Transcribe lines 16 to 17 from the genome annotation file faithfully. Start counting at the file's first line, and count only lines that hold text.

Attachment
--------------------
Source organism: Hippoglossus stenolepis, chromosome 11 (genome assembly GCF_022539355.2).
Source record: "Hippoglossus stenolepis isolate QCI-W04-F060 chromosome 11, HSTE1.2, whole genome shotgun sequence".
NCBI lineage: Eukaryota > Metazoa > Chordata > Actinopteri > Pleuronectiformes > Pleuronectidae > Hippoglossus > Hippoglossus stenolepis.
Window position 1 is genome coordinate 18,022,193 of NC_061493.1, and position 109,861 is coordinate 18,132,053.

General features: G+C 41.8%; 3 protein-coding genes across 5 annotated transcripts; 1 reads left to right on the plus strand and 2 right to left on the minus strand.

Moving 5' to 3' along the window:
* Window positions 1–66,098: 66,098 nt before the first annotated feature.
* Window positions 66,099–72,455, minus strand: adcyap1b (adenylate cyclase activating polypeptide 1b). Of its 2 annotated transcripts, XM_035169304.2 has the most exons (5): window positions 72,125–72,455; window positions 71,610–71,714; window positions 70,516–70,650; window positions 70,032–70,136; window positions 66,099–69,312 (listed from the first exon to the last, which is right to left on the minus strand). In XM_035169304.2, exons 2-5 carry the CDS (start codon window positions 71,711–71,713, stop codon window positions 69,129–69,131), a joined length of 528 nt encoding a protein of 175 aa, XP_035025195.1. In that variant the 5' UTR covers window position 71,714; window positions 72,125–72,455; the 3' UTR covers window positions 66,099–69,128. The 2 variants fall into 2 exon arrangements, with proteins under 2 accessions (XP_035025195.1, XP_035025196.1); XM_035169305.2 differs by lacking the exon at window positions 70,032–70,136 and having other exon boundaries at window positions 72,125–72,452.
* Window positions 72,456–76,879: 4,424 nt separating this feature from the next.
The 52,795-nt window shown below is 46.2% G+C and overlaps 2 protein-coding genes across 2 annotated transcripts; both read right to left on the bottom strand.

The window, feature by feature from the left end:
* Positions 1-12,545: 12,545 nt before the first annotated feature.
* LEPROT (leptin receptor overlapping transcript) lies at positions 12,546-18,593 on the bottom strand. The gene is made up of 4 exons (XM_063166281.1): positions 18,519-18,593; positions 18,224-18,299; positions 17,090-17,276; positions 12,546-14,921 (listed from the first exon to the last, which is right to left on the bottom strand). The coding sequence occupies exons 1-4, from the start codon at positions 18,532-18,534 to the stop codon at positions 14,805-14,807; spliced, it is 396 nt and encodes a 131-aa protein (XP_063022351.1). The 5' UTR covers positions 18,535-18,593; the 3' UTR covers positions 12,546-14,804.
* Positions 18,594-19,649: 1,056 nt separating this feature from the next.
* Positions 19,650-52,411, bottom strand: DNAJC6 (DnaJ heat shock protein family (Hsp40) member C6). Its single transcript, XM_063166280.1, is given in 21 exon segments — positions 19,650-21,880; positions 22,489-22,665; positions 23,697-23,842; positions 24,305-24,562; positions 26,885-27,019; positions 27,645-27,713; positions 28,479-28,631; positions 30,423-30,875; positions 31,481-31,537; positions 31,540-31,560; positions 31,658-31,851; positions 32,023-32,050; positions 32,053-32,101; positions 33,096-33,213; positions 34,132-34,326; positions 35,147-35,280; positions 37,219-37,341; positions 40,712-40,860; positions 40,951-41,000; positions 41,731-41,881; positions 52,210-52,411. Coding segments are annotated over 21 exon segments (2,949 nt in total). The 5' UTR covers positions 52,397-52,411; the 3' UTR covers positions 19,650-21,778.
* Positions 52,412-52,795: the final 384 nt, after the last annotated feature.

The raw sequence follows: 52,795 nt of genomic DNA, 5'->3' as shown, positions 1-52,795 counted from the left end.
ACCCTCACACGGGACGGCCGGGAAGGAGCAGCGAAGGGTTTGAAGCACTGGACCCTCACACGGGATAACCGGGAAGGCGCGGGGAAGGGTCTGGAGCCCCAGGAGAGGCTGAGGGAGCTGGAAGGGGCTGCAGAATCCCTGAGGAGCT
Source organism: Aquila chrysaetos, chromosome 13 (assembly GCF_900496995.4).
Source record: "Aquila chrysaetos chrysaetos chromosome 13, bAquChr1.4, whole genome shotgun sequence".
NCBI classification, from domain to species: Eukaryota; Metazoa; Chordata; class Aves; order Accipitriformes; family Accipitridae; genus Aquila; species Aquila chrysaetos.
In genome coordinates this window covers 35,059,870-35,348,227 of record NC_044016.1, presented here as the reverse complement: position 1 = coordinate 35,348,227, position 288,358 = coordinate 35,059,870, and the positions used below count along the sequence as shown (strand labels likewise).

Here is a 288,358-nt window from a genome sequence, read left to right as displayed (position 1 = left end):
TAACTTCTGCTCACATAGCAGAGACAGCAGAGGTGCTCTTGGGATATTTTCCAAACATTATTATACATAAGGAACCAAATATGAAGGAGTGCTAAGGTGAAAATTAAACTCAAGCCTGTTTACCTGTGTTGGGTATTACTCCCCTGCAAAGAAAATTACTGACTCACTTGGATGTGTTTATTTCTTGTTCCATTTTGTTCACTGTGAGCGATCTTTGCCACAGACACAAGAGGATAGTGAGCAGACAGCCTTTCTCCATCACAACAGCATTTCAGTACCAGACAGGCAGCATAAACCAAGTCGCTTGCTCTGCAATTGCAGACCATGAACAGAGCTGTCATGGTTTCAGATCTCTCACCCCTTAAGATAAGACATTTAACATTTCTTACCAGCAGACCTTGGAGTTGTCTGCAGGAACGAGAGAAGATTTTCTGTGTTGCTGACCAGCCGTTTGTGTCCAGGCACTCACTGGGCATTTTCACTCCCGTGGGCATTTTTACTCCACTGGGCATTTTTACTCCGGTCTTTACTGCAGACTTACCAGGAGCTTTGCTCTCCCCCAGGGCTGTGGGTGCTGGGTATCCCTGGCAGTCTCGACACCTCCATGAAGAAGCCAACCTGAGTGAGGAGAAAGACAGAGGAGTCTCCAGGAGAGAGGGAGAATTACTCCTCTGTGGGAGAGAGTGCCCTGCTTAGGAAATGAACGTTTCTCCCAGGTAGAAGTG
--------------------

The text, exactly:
* Positions 52,412-52,795: the final 384 nt, after the last annotated feature.

The raw sequence follows: 52,795 nt of genomic DNA, 5'->3' as shown, positions 1-52,795 counted from the left end.